Campus Beat Reporter
Starting in the 2020-2021 application cycle, 16 out of the 56 graduate departments at UCSB have dropped the Graduate Record Exam (GRE) requirement from their application process.
For years, many departments at UCSB have been questioning the necessity of the GRE due to a multitude of factors which could make the process of applying more difficult for students, like the cost of the exam, access to preparatory courses, and other factors. At the beginning of this year, departments were allowed to vote on whether or not they would continue to require GRE scores as a necessary component of their application process.
Notable departments that have dropped the GRE are the Chemistry, Education, and Linguistics departments, each of which had their own reasons for dropping the exam for this upcoming batch of applicants in 2020.
“Because [the GRE] is linguistically and culturally biased … there’s no evidence to show that predicts that people will be good linguistics, it just shows who has one particular kind of brain, who got to go to certain types of schools, or who has money to pay for GRE prep,” said Anne H. Charity Hudley in a Twitter post. Hudley is the North Hall Endowed Chair in the Linguistics of African-America and a professor in the UCSB Linguistics department.
Although there have been departments that have dropped the exam, a majority of departments still require it as a deciding factor in their application process. One notable example of such a department is the Sociology department.
Geoffrey Raymond, chair of the Sociology department and professor of sociology at UCSB, acknowledges the skepticism regarding using the GRE as an indicator of student success, but expresses how “faculty finds aspects of it informative.“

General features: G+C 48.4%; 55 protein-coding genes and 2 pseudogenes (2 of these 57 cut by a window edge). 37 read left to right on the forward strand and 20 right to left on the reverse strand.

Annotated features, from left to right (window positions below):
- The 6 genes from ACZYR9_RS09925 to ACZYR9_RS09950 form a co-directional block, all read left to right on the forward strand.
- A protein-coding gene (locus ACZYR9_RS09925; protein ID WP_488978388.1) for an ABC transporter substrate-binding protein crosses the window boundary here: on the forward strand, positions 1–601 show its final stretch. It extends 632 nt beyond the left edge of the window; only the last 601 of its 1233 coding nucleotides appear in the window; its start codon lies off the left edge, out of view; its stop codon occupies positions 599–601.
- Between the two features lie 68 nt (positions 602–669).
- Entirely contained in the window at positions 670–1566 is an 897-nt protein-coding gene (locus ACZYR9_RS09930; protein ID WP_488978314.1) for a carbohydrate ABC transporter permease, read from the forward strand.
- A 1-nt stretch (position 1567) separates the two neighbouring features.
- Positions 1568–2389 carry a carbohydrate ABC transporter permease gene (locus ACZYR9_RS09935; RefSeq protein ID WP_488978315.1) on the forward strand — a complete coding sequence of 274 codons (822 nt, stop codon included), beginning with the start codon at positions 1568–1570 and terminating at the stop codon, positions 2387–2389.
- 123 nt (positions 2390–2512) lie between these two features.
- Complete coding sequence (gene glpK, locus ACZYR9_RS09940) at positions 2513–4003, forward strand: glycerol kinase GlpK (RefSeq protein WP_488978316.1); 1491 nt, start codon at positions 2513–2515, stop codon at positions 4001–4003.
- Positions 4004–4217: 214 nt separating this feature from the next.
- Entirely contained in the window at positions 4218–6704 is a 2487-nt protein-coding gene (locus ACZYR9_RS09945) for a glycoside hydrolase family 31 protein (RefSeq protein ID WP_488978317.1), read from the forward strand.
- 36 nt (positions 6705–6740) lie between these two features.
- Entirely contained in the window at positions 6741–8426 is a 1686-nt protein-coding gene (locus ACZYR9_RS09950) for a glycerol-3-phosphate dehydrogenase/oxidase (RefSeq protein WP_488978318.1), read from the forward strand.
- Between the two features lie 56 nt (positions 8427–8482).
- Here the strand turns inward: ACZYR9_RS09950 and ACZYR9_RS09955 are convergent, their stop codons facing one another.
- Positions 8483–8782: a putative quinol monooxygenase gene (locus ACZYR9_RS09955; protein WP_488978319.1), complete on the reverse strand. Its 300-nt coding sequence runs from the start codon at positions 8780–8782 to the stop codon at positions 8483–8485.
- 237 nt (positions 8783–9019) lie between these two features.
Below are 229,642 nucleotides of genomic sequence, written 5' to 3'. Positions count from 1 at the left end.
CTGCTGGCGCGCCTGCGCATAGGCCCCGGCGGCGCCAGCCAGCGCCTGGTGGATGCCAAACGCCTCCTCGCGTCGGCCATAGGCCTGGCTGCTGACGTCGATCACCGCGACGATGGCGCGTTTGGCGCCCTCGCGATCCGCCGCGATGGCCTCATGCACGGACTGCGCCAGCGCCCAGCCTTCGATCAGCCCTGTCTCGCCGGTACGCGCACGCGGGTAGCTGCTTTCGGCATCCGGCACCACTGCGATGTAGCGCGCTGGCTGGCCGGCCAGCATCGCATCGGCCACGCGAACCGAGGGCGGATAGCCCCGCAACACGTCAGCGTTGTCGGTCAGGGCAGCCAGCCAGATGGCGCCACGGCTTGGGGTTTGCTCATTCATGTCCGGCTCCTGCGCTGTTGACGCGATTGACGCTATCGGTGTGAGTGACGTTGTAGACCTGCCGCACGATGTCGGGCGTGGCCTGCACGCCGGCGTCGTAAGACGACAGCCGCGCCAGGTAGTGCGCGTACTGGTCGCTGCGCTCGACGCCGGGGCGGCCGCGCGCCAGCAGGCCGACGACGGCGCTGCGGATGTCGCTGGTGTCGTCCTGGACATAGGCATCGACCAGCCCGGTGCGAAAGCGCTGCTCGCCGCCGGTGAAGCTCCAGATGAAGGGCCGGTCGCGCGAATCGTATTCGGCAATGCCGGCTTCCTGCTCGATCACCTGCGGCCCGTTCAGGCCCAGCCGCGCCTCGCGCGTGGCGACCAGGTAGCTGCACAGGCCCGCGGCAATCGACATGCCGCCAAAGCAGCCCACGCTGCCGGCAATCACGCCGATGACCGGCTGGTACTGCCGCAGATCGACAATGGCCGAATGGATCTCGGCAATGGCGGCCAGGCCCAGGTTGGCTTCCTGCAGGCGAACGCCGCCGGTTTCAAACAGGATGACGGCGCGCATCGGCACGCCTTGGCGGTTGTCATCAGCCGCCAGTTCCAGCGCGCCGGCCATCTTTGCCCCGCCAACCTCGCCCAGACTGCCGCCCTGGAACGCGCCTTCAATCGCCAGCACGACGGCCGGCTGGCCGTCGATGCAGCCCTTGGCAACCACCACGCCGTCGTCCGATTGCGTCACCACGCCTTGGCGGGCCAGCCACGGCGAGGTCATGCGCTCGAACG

“We have long been aware of and taken into account skepticism about the GRE’s utility as a predictor of academic success and strong correlations with various forms of inequality/privilege,” said Raymond.
However, Raymond expressed that applicants weren’t solely evaluated on their GRE scores, and were instead evaluated in a holistic manner.
“[The Department is] one that includes the score as part of a ‘holistic review’ that focuses on student materials including but not limited to grades, writing samples, letters of recommendation, public service, research experiences, program fit, contributions to overall diversity, and so on,” explained Raymond when questioned on how the department reviews their applicants.
The Atlantic published an article in 2016 regarding the drawbacks of requiring the GRE. English professor Christian Vasquez studied for the GRE on his own for several months because he wasn’t able to afford professional prep. His test results were not what he expected and he did not feel that they were good enough to submit to colleges.
Stories like Vasquez’s shed a light on the limitations standardized tests impose on disadvantaged students. Many first-generation or minority students cannot shell out money to pay for these tests and in turn, will see their chances at going to graduate school go out the window. Graduate school has become a “high-status” opportunity.
Many first-generation students find it difficult to find the motivation and resources to think about graduate school and standardized testing to pursue professional social work or therapy jobs. An over-reliance by top colleges leaves many students without the ability to pursue higher education above bachelor’s degrees.
Since this is the first year that departments have been able to drop the GRE, the impact of this decision won’t be seen for the next few years.
As mentioned before, the GRE is definitely a subject of controversy when it comes to testing student preparedness for graduate school. Dropping the requirement from departments could ultimately lead to more inclusiveness and motivation to apply for graduate schools, but time will have to tell what its effects may be.
Noe Padilla contributed reporting to this article.